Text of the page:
I spoke with Kathy, the front desk manager at Cedar Grove, and she graciously took the time to share a couple of stories about the staff's encounters with some of the "spirits." Kathy said they have heard the children on several occasions, and she said they have also had some unusual occurrences of glasses flying off the shelves in the bar area. One day, Kathy heard a glass break, then a few seconds later, heard several more break. She went to check on the bartender, and found him standing far away from the bar, and he told her that, "One by one, the glasses were sliding to the front of the shelf and falling off."

I also spoke with Tomeka, with the housekeeping staff, and asked if she had experienced, or seen, any unusual happenings. Tomeka told me that sometimes when they make up the bed in what used to be one of the children's rooms, a few minutes later it looks as if someone has been lying on the bed.

I took pictures of the bed and kept watching it to be sure it didn't move while I was in the room. I'm not sure what I would have done if it had, but I probably wouldn't have stayed long enough to get a picture.

The following are pictures I captured of some of the elegant rooms and furnishings during my visit to Cedar Grove.

This is the staircase where Elizabeth's "spirit" has been seen ...

One piece of custom-made furniture kept in the family dining room, turned out to be invaluable in the future of the Klein family. During the Civil War and Union occupation, the family fortune was kept hidden away in a compartment safe, well-concealed in plain sight, but disguised as a lovely piece of furniture. The Union Army never suspected a thing. This piece of furniture still sits in the same place of honor in the dining room.

Kathy was kind enough to open it for me. The door was very heavy and appeared to be made of iron, with a veneer of wood on the front.

The beautiful drawers look like they are made of rosewood ...

This gorgeous Embossed Brass Plaque is on the front of the safe's door ...

And here is the rest of the lovely dining room ...

Isn't this silver napkin holder/bud vase exquisite!
And I love the silver charger in the above picture.

This is the famous cannonball that was lodged in the wall of the front parlor:

Front Parlor, with original Black Marble Mantel ...

I assume this room is the "Back Parlor" ...

The housekeepers were working in several of the rooms, so I wasn't able to take pictures of all of them. This last room is called "Queen Victoria's Room" ...

After touring the inside of Cedar Grove, I enjoyed walking around the grounds. These two statues greet guests on the front lawn:

This lovely gazebo is a favorite backdrop for wedding and reception photographs.

I hope you enjoyed the photo tour of Cedar Grove, and enjoyed reading about the family who lovingly built it almost 160 years ago. May their spirits rest in peace knowing that their beautiful home is being enjoyed by so many today.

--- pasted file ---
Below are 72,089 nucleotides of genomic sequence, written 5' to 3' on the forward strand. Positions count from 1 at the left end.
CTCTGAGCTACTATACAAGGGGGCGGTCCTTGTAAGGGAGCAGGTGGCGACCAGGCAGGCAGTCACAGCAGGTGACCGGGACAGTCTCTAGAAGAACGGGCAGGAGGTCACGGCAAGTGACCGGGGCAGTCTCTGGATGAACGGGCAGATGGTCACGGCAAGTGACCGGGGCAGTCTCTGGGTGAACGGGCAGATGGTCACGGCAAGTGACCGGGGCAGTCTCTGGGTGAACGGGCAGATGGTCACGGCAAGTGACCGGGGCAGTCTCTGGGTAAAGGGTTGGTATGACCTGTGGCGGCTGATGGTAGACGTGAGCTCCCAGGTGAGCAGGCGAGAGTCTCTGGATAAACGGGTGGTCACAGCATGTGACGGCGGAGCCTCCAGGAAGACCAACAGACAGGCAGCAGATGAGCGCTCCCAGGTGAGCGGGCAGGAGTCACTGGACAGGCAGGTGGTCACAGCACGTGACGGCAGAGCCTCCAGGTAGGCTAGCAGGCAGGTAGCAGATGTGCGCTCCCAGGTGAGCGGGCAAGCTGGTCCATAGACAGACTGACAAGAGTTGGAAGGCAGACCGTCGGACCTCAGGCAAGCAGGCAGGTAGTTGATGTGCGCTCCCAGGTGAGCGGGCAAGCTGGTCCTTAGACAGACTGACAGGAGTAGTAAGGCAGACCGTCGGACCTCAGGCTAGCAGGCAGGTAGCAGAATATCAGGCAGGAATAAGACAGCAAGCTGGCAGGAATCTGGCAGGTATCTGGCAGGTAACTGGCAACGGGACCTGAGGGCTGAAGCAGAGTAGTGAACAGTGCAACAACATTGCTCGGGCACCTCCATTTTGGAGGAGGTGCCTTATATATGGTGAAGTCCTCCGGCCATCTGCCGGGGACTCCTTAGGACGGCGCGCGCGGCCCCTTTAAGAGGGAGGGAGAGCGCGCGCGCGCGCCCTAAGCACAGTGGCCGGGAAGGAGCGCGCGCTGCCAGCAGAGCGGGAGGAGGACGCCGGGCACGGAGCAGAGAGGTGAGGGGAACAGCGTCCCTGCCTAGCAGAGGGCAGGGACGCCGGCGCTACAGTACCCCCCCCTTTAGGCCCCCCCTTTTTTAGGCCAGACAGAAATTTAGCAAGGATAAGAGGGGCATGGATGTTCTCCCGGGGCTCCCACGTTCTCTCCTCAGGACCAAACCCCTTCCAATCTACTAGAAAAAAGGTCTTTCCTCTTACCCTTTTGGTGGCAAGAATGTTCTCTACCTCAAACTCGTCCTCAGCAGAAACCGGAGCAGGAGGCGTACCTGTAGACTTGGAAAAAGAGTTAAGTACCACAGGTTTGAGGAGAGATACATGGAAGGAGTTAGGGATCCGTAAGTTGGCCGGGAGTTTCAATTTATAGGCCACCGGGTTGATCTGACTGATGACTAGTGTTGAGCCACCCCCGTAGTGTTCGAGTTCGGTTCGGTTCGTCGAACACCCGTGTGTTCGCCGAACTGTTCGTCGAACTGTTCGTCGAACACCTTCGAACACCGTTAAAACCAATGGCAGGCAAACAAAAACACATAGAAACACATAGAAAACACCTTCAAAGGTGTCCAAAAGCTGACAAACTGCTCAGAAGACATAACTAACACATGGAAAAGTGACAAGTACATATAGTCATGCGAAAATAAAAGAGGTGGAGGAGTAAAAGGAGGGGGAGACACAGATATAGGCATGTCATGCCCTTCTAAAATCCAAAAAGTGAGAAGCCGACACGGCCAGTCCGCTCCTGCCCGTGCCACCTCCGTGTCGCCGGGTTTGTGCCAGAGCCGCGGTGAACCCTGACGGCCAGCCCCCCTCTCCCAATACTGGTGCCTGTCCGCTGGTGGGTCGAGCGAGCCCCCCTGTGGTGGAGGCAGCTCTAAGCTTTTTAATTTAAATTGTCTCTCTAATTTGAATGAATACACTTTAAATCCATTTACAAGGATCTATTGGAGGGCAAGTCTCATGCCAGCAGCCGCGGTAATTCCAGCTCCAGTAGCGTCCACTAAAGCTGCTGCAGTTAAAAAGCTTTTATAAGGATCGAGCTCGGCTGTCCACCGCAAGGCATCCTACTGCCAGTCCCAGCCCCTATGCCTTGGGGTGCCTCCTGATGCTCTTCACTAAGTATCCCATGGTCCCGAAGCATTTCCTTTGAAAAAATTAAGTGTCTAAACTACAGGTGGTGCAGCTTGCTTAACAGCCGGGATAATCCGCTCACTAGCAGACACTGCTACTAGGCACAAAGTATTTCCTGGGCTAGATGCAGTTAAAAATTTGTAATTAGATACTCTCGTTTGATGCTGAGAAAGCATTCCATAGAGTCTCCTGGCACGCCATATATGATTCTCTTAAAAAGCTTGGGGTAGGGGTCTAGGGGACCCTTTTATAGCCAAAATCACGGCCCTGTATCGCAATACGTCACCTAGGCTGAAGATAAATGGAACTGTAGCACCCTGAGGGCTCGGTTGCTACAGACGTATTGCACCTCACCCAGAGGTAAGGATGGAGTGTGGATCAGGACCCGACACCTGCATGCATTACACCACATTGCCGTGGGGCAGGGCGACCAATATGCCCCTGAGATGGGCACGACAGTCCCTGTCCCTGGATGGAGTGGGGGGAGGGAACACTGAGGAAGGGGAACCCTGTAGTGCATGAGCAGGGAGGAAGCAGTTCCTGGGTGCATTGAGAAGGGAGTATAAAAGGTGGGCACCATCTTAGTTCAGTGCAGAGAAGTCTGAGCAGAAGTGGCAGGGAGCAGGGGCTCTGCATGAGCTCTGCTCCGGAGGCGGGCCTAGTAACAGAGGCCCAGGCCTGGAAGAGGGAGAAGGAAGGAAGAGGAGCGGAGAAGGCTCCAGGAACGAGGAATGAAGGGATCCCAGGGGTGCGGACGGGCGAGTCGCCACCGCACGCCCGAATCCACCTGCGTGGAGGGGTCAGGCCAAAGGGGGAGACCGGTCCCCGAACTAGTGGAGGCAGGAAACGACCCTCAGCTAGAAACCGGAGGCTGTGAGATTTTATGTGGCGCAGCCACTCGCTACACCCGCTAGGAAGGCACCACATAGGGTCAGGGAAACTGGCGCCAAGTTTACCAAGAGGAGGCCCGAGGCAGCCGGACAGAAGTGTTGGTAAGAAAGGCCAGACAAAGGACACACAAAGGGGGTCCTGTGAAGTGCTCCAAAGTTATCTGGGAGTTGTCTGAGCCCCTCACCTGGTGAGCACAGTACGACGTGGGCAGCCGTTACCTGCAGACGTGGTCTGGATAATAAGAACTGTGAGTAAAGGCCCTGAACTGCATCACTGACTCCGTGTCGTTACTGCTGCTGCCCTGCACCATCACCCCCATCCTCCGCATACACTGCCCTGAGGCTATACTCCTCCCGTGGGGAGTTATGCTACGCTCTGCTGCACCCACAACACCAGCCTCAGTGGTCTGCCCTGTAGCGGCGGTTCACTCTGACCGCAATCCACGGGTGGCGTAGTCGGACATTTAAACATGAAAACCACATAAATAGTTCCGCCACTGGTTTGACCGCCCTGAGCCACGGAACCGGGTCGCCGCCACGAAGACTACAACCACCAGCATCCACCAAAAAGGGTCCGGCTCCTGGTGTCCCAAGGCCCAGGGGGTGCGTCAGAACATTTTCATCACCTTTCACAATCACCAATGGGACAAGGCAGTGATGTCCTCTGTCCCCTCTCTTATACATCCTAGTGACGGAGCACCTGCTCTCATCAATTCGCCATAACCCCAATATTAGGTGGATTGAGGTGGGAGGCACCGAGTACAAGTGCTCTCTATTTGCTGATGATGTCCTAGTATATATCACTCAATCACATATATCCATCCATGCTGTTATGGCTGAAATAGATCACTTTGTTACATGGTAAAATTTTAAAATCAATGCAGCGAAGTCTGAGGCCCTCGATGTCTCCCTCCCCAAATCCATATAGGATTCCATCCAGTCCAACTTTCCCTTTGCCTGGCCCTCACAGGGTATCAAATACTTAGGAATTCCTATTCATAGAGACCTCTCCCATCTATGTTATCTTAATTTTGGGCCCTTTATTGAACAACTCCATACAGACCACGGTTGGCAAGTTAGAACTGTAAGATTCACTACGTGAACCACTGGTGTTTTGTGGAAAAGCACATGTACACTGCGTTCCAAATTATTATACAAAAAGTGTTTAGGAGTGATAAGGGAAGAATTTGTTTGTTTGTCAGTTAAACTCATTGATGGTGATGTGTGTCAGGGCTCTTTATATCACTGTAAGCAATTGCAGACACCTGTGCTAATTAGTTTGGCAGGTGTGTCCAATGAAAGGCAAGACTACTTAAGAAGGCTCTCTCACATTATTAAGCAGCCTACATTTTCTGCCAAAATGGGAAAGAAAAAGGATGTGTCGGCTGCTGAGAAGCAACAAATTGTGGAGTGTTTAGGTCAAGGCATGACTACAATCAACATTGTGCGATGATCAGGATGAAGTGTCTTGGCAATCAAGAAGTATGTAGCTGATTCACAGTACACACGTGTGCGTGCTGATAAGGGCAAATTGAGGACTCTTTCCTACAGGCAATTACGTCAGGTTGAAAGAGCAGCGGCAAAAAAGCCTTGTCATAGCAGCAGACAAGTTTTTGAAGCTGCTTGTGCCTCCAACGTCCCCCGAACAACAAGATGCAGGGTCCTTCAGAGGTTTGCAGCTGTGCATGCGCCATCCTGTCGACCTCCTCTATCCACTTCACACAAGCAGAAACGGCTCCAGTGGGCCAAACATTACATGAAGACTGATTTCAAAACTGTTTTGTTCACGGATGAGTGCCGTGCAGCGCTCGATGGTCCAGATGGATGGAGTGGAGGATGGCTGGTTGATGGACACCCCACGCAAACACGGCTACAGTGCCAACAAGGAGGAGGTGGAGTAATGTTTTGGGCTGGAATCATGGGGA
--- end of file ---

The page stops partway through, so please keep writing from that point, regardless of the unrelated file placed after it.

If you are planning a trip to Vicksburg and would like to see Cedar Grove for yourself, you can visit their website at Cedar Grove Inn for more information.

7 comments:

Judy said...

Cedar Grove was by far my favorite place in Vicksburg. We were so fortunate the day we visited they were not busy so we had free reign to roam and snoop at our leisure. I loved trying to imagine how it would feel to live on a daily basis in this home with its magnificent furnishings....except I couldn't do without modern conveniences! Thanks for this walk down memory lane...can't wait to come back to Vicksburg.

Erica said...

Thank you so much for your tour, I enjoyed it immensely. What a gorgeous estate.....and beautiful furnishings.

I would love to live in that era, I think that was my fave time.Thanks again for sharing and glad you had a great time.

D.B. said...

I am enjoying these virtual tours so much! Thank you for sharing these gems. I can't wait to see what tomorrow brings!

racheld said...

Gracious and beautiful, and sweetly serene for all the troubles of the past.

Thank you for taking us on such a lovely tour!

Diane@A Picture is Worth.... said...

Hi Janie,
I've toured this house twice, and love it....thanks for all the information.

I've heard it before, but now I can read it again and maybe it will stick with me!

Diane

Merisi said...

What a wonderful virtual tour, thank you so much!

I got a little nostalgic, looking at the gorgeous dining room! Our table and chairs in DC were of the same style (our table had two full pedestals). Unfortunately, we sold it when we moved (for a pittance, our dachshund had taken a liking to the ball and claw of one of the pedestals). Of course, it was not original, but a 20th century reproduction, well crafted, though.

Deb said...

great tour as usual...and great photos...I'm never disapointed when I stop by to visit...